I decided to move these posts over from "What Comics Have You Read Today?" and make a discussion out of it.

GREEN LANTERN: I started re-reading Archive volume one today (August 23), which comprises Showcase #22-24 and Green Lantern #1-5.

GREEN LANTERN ARCHIVES, v2 (#6-13): I have already mentioned elsewhere that Tracy finds that Hal Jordan's parents did not give him an alliterative name as they did their other two boys to be completely unbelievable. Political correctness aside, "Pieface" is a stupid nickname. (I rank it right up there with "King Faraday" and "Tom, Dick & Harriet.) Personally, I find the term "little Eskimo grease monkey" (which Broome uses at least once each issue) to be even more offensive. The covers of each of these issues stands out in my memory, but the splash pages are quite distinctive and memorable as well. I have learned to skip all of the footnotes (as well as the oath) in order to avoid repetition.

GREEN LANTERN ARCHIVES v3 (#14-21): Up until this point, all stories had been by John Broome and Gil Kane, but in this volume, Gardner Fox writes one story (of two in each issue) in #16, 17 and #21. Also, in #18, Mike Sekowsky pencils six pages (over Gil Kane layouts). The Gardner Fox story in #16, "Earth's First Green Lantern," is remarkable in that it answers the question, given that a Green Lantern can fly through space via his or her power ring alone, why was Abin Sur travelling in a spaceship in Showcase #22? Fox provides a convoluted explanation regarding energy creatures called Larifars and the theft of "I-factors" from victim races.

What makes this story remarkable is that Alan Moore provided a completely different explanation in Tales of the Green Lantern Corps #2 (1986). As I recalled these two contradictory stories, I preferred the one by Alan Moore... until I re-read them both in the course of this project. Whereas both stories use the explanation that Abin Sur is using a spaceship because he's worried about his ring losing its charge, in the Fox story, he does so as a ruse so (for convoluted reasons, as I mentioned) Larifars do not see him recharge his ring' "Earth's First Green Lantern" knows his ring will remain charged until the time limit is up. Alan Moore's story, as entertaining as it is otherwise, does not account for this fact, so I must change my favorite to the earlier Gardner Fox story.

GREEN LANTERN ARCHIVES v4 (#22-29): Within these eight issues, John Broome wrote five stories, Gardner Fox wrote ten. The comics themselves were published without credits, but that information is provided in the table of contents. It's fun to guess which stories were written by witch writer. [HINT: The distinctive way Fox uses nouns as verbs is a dead giveaway, as is his use of the term "star-sun." He also tends to throw in more theoretical physics.) Also this volume includes: the third appearance of Hector Hammond (#22), the first appearance of the Tattooed Man (#23), the first two appearances of the Shark (#24 & #28), [arguably] the first appearance of Mogo (#24), the return of Sonar (#25), the return of Star Sapphire (#26), the first appearance of Black Hand (#29), a cameo appearance by the Justice League of America, and more. The first solo Green Lantern story I ever read ("The House that Fought Green Lantern" reprinted in a 100-Pager in 1974) originally appeared in #28. Tracy finds it even more implausible that Hal wasn't given an alliterative name after the introduction of Judge Jeremiah Jordan. No "weenie-ization" of Hal Jordan yet.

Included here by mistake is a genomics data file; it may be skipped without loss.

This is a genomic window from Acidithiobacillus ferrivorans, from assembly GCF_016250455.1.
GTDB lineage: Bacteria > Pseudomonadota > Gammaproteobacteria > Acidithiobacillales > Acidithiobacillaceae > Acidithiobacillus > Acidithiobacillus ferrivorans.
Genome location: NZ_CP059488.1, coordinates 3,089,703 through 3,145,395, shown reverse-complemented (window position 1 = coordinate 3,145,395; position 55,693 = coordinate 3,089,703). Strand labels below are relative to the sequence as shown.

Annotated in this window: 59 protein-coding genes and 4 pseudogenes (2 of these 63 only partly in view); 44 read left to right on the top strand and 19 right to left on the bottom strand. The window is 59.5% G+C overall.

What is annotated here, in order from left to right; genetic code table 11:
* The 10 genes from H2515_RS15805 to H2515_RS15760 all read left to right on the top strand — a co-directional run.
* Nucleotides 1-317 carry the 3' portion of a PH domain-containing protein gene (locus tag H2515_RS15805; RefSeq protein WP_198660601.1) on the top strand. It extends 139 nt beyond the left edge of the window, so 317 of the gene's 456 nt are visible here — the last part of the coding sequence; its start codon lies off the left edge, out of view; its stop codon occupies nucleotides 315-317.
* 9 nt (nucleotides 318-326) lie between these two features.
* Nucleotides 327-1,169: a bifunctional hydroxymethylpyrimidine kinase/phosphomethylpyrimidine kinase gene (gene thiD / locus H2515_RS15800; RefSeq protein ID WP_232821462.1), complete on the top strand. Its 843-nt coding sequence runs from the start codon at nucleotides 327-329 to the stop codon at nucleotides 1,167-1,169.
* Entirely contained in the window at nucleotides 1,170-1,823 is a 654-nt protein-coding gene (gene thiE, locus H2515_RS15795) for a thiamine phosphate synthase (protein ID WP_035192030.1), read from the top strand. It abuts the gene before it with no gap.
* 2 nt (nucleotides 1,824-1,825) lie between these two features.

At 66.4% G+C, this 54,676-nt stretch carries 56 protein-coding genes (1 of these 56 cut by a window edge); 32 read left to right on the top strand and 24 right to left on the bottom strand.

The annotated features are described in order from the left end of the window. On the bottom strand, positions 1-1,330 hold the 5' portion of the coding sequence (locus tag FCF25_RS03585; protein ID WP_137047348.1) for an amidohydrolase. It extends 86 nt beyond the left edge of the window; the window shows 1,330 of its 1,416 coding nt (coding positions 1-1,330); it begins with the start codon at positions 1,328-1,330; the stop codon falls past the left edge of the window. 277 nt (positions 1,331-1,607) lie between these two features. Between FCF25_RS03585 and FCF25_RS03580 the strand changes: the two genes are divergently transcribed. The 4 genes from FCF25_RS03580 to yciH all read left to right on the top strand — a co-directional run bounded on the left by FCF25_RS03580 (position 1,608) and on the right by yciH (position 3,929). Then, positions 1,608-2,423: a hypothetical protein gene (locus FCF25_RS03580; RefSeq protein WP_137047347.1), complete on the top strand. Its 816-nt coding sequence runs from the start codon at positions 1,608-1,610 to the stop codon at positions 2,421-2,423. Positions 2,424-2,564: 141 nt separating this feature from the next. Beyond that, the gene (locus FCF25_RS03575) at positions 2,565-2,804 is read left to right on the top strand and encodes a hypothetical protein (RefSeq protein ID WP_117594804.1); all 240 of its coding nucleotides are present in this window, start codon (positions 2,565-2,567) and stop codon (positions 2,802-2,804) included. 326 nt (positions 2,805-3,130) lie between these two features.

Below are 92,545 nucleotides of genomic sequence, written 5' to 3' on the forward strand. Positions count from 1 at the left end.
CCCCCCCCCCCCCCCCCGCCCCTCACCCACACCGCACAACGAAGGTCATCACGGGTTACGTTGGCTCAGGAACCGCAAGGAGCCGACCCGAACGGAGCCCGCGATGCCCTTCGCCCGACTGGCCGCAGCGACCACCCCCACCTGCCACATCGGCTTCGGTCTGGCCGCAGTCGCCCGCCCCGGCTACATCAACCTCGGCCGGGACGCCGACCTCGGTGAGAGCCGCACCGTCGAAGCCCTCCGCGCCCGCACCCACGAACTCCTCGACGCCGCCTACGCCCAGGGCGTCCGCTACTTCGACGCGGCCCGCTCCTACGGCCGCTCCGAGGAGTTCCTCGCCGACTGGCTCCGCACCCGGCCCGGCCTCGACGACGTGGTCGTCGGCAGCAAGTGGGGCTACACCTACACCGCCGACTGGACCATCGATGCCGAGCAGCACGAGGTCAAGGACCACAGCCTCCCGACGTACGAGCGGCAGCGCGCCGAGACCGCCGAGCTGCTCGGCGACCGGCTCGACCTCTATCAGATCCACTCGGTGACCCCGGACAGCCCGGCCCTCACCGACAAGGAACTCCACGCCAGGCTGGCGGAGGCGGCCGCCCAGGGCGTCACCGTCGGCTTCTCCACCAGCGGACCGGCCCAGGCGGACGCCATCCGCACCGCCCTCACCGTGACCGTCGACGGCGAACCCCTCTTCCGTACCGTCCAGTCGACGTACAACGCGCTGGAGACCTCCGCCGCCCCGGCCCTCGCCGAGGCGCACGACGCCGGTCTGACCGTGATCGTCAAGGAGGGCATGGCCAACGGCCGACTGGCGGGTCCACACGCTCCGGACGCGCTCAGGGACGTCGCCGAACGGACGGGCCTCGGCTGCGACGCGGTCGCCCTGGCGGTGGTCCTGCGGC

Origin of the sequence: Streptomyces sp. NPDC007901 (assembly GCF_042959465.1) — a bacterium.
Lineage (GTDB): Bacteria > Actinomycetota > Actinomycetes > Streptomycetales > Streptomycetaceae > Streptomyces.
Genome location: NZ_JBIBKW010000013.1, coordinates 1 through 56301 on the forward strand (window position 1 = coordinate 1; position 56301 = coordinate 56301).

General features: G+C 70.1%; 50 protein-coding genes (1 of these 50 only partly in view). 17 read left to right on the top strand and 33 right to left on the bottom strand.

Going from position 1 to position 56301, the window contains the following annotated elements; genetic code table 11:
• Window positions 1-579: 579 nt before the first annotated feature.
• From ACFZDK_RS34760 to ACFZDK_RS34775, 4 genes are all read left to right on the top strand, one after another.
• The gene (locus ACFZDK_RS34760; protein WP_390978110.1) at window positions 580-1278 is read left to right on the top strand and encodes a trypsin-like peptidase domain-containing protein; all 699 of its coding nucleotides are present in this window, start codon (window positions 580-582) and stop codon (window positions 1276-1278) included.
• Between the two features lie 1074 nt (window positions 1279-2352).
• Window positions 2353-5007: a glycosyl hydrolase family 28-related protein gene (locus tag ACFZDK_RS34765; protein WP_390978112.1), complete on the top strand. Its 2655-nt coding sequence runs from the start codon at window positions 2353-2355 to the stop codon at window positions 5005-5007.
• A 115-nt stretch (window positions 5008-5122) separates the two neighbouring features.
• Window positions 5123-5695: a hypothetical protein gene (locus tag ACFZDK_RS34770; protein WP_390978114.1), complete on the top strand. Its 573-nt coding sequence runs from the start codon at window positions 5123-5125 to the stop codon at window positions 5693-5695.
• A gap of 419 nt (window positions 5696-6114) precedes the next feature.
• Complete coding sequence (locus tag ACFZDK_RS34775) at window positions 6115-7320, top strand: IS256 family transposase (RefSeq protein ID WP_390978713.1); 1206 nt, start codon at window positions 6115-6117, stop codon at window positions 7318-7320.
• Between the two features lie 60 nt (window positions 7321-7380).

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#89 (#88 was a reprint):

Religious (Christian) imagery abounds, from the cover (above) to the characters' names: Abraham, Issac (who is a dead ringer for Jesus). IMO, this is one of the rare issues of this run in which Green Lantern comes off looking better than Green Arrow. (GL is certainly more tolerant than I would be under similar circumstances.) Carol ferris appears, still wheelchair bound. O'Neil tosses out a memoravble simuile: "shocking as blood on the face of a baby."

Reading the synopsis on dc.fandom.com (I haven't read the story since 1972), it seems that GL and GA are having way too much trouble with ordinary security guards. At one point they take GL's ring away from him. Depowered or not, taking Hal's ring should be prevented by the ring itself. 

Green Lantern was debilitated by Green Arrow's gas arrow before the guard knocked him unconscious. I don't know whether or not, under normal circumstances, the ring itself would have prevented it being taken from Green Lantern's finger, but it had been weakened by the Guardians, remember, so that it no longer, for example, protected him from mortal harm.

FLASH #217-219: The last O'Neil/Adams GL/GA story did not appear in Green Lantern (which was cancelled with #89), but rather it was serialized in three consecutive issues of Flash. Six months (comic book time) have passed since Hal Jordan's last paycheck, and another two months pass between parts two and three. In this story, Green Arrow accidentally kills a perp, shaves his head and joins a monastery (a plot point which will revisit him years down the road).

NEXT: Space Traveling Heroes

Philip Portelli said:

Justice League of America #110 was the first time that I saw John Stewart as well and he made enough of an impressions that there was a mini-campaign to have him alternate with Hal in JLAwhich would have been an interesting approach. Sadly John never made that many appearances in those Pre-Crisis days.

The "Ollie-For-Mayor" storyline dragged on for years!

Yeah ... they didn't finish it during the Denny O'Neil/Neal Adams run, and picked it up again after the book was revived under O'Neil and Mike Grell four years later. I never did see how it was resolved.

It occurs to me I capped off the O'Neil/Adams era without summarizing my thoughts, which had been my intention. I think it is neither as good as I remember it from the '80s, nor as bad as I remember it from the 2Ks. Taken in context of the era in which the stories were produced, I think it is well-deserving of its reputation as an influential run.